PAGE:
Street cleaning

Significant savings potential – of 5 to 15% – also exists in the area of street cleaning. The corresponding measures are frequently employed to raise the quality of street cleaning, since the image of a clean city has become increasingly important in recent times. Examples of these measures are an improved and requirement-based deployment of vehicles, longer and more effective cleaning times as well as close co-operation of manual and mechanical cleaning systems. The introduction of group systems, optimised route planning and the supportive use of small sweepers can also help to reduce costs.

Depots and workshops

The members of this working group investigated six workshops dealing with refuse and street cleaning vehicles to assess their workshop configuration, order acceptance process, operational workflows, working hours and cooperation as well as the areas of planning, software and controlling. Among other things, they found that fewer interfaces between the computer programs for time recording, workshop order management, invoicing and payroll accounting would enable significant time and cost savings. A functioning controlling system proved to be particularly significant with regard to business decisionmaking.

Cost accounting and efficiency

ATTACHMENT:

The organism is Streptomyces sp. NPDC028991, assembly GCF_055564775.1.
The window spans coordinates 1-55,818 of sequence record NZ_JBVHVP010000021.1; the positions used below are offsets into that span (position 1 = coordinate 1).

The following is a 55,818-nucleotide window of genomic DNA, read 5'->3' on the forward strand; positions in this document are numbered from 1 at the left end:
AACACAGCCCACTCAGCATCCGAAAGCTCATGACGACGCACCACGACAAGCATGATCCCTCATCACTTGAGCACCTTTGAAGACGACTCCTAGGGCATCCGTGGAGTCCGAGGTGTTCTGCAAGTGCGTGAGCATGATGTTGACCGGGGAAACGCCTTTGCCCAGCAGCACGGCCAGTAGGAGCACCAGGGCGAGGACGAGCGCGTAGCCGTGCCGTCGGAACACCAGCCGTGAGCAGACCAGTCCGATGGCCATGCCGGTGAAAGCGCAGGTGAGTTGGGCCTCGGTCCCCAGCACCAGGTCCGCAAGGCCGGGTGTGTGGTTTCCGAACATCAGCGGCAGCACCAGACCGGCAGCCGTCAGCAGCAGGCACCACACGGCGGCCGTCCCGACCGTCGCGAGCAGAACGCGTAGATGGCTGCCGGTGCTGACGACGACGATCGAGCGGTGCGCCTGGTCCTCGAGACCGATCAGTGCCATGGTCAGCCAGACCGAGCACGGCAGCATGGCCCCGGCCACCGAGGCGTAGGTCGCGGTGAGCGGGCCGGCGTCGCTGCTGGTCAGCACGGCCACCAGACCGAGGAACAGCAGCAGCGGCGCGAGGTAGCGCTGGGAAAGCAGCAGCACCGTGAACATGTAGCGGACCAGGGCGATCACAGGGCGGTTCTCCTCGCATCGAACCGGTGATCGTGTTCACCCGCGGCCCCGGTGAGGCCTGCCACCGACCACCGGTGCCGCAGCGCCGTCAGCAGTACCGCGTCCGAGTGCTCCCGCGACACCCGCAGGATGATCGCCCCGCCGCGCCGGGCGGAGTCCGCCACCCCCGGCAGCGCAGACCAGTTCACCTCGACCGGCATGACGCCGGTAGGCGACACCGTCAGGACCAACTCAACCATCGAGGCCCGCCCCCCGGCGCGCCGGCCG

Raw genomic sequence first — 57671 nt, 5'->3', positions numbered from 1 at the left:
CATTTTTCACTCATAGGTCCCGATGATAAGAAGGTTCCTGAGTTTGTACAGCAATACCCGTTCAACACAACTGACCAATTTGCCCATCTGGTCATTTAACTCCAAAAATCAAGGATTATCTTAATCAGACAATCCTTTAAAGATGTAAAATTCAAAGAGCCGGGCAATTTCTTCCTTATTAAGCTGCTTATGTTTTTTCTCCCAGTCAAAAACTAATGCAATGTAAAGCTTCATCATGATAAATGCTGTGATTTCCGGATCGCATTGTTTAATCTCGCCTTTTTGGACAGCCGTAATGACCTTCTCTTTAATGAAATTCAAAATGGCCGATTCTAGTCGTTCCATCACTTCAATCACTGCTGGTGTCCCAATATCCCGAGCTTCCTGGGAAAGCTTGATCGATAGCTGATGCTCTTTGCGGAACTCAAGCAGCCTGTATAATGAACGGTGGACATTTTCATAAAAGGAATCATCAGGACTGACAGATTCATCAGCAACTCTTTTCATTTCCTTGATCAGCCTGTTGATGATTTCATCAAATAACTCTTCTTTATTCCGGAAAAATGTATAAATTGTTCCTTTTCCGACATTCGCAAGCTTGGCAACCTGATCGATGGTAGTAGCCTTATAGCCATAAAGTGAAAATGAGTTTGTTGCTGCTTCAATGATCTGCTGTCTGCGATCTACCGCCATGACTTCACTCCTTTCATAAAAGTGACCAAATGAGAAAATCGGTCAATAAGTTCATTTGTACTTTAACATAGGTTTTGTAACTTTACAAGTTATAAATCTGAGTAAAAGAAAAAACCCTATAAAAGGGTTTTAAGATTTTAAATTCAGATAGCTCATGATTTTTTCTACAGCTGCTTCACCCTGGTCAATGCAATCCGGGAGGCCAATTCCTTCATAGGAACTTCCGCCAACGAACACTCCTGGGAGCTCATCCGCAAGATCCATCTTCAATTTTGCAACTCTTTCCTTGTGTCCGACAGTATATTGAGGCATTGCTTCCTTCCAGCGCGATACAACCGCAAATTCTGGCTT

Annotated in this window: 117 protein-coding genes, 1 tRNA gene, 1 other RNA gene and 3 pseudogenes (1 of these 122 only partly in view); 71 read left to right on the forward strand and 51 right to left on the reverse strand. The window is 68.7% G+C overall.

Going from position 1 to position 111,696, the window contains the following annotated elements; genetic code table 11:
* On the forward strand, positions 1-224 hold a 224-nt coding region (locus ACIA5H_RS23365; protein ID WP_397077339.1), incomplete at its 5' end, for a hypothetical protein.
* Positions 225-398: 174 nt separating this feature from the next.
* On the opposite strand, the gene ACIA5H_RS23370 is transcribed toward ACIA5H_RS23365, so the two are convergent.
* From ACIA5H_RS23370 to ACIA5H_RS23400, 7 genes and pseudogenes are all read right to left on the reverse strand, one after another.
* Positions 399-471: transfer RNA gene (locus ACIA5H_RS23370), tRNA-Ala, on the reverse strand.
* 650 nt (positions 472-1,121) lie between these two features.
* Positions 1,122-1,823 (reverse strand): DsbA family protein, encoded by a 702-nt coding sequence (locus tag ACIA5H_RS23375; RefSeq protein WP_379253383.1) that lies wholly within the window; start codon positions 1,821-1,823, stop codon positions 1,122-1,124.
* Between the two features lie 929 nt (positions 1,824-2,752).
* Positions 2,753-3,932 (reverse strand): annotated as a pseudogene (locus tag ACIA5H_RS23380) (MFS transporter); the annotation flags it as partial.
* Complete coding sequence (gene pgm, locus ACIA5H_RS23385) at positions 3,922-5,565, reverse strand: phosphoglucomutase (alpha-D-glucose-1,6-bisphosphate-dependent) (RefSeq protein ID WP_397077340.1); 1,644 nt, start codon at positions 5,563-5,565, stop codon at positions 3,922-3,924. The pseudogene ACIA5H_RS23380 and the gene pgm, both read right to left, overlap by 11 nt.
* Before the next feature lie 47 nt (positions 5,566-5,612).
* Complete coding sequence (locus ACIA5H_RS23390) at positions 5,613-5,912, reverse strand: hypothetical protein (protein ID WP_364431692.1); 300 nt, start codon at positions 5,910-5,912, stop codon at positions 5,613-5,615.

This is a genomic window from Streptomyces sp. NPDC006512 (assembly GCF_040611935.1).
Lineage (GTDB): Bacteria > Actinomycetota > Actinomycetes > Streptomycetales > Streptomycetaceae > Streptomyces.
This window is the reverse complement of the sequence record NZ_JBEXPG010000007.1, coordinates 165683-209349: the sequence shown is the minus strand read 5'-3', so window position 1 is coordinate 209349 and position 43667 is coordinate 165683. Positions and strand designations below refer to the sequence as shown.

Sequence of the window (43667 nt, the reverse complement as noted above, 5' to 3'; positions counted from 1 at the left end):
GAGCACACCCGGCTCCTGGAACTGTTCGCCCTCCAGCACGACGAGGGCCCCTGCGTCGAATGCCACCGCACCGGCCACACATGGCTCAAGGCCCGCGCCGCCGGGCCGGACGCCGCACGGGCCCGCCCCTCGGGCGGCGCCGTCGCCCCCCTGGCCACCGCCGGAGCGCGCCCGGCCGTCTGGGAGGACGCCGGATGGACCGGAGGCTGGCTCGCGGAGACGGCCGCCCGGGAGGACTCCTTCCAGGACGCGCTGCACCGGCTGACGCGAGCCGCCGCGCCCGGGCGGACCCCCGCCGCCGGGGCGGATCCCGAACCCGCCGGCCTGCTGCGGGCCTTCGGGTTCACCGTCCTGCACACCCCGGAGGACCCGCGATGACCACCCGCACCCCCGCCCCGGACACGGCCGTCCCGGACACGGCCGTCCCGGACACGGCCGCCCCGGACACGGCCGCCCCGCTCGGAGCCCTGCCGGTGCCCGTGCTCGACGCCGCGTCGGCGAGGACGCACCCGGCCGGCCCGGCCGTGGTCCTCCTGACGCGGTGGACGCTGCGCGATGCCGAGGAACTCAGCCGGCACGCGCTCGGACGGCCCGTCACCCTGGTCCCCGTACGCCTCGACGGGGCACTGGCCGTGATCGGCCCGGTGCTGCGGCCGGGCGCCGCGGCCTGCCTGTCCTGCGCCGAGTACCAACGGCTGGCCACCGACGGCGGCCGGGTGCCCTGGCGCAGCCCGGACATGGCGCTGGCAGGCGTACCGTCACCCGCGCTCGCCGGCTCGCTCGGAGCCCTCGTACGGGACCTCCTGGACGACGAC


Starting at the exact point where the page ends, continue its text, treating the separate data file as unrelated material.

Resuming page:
To allow operations to work more efficiently, this working group developed a controlling system with integrated reporting. It allows employees to gather, prepare and present information in a manner that facilitates management decisions. For this purpose, the company must know, record and systemise its various services. The project participants therefore created service catalogues for their individual operations. These can be combined with the basic cost accounting and reporting pyramid to form an integrated management system.

Organisation and administration

PDCA cycle (from: DWA-M 801, April 2005)

PDCA cycle (from: DWA-M 801, April 2005)
PDCA cycle (from: DWA-M 801, April 2005)

Administrative employees should be able to focus on their core activities. Therefore, the experts of the working group for “organisation and administration” recommend that a service centre and administrative office be set up, individual service areas reorganised and procurement centralised; this should be done in line with the size of the operation and on the basis of local conditions. One public waste disposal company was given advice and how to improve its call centre, while the working group supported another operation with the implementation of suitable fleet and workshop management software. Notes on more efficient waste management can be found in DStGB document no. 58 “Handlungsempfehlung zur Kostensenkung in der kommunalen Abfallentsorgung” [Recommendations for reducing costs in municipal waste disposal] (published in 2006), while the efficiency of street cleaning is addressed in DStGB document no. 67 “Handlungs - empfehlung zur Optimierung der kommunalen Straßenreinigung” [Recommendations for optimising municipal street cleaning] (published in 2007). DStGB document no. 58 appeared in the supplement of the German Association of Towns and Municipalities (DStGB) “Stadt und Gemeinde INTERAKTIV”, issue 4/2006 (http://www.stadt-und-gemeinde.de; only in German).

INFA – Institut für Abfall, Abwasser und
Infrastruktur-Management GmbH

Prof. Dr.-Ing. Klaus Gellenbeck
Dr.-Ing. H.-J. Dornbusch
Beckumer Straße 36
59229 Ahlen/Westfalen
Tel.: +49(0) 23 82/9 64-5 00
Fax: +49(0) 23 82/9 64-6 00
E-mail: info@infa.de
Internet: www.infa.de
Funding reference: 02WA0728